All subjects in the depressive group were recruited from the outpatient department of psychological consultation and treatment center, the Second People’s Hospital of Wuhu City from January 2016 to April 2017. The inclusion criteria were the following: a) HAMD-17scores > 7; b) meeting diagnostic criteria for depression according to the Diagnostic and Statistical Manual for Psychiatric Disorders-Fourth Version. The exclusion criteria were the following: a) unstable psychiatric features; b) currently suffering from a severe medical condition; c) currently pregnant or lactating; d) presence of comorbid psychotic disorder, psychotic symptoms, psychoactive substance dependency or abuse, personality disorder, or mental retardation; e) received psychotropic medication within 2 weeks; f) had a history of bariatric surgery or any gastric disease; g) diagnosed of diabetes mellitus; h) FT3, FT4 or TSH was abnormal.

All subjects in the control group were recruited from the annual health examination of the Second People’s Hospital of Wuhu City. The inclusion criteria were the following: a) no mental disorders after being evaluated by psychiatrists; b) no family history of mental disorders and no history of taking psychiatric drugs; c) HAMD-17 scores ≤7. Exclusion criteria were the following: a) history of stroke or central nervous system disease; b) pregnant or lactating women.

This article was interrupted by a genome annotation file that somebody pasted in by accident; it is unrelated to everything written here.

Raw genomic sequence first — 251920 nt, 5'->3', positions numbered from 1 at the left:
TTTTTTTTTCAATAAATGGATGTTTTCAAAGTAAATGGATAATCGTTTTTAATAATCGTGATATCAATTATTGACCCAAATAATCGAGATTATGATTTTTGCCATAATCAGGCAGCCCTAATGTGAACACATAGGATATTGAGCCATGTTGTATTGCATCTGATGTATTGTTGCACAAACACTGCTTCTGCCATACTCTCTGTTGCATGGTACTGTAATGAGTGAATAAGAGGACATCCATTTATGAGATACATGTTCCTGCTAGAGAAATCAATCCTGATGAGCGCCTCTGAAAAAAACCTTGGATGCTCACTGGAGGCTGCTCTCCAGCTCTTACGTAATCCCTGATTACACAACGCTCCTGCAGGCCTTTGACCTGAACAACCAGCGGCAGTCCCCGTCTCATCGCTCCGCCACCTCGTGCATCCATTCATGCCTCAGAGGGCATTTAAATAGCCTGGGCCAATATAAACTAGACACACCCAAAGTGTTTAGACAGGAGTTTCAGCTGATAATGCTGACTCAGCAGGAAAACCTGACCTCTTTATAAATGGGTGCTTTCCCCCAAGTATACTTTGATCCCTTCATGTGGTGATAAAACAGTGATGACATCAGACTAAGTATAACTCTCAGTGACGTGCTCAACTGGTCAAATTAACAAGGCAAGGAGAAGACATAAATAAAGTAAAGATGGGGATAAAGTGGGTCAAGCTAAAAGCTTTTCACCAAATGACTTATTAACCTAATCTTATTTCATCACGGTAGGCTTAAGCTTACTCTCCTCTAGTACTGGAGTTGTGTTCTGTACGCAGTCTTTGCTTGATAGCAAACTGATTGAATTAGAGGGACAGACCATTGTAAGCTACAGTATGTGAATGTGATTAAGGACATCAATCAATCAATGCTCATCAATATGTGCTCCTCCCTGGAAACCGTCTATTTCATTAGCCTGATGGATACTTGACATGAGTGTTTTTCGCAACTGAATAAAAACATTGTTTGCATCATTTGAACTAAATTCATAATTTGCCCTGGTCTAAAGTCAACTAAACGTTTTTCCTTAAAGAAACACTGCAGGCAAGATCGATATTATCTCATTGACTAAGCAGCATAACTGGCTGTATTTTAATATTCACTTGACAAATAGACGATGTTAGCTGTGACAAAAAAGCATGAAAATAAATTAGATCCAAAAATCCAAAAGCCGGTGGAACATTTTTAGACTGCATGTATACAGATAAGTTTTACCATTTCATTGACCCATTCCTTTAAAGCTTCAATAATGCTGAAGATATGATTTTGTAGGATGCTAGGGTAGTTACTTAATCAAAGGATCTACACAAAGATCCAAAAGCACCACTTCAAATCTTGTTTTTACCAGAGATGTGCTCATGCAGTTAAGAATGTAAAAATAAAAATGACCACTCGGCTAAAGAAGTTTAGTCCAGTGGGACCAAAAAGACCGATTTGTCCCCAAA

The protocol was approved by the Ethical Committee of the Second People’s Hospital of Wuhu City. All subjects signed written informed consent in accordance with the Declaration of Helsinki.

Measurements

The body mass index (BMI) of all participants were calculated. All blood samples from a forearm vein were collected in the morning following one night of fasting by 5-mL tubes containing EDTA. All plasma samples were obtained after centrifugation (3000×g for 5 min at 4 °C) and stored at − 80 °C until the time of assay.

The level of plasma nesfatin-1 was measured by ELISA kit from USCN Life Science Instruments (Wuhan, China) according to the manufacturer’s instructions. Thyroid Stimulating Hormone (TSH), free triiodothyronine (FT3), and free thyroxine (FT4) were assayed using an automatic electrochemistry luminescence immunoassay system (Roche Cobas E601, Mannheim, Germany). Fasting plasma glucose (FBG), triglycerides (TG), total cholesterol (TC), low-density lipoprotein cholesterol (LDL-C), and high-density lipoprotein cholesterol (HDL-C) were measured by an automatic analyzer (Beckman AU5800, Tokyo, Japan) according to the standard techniques.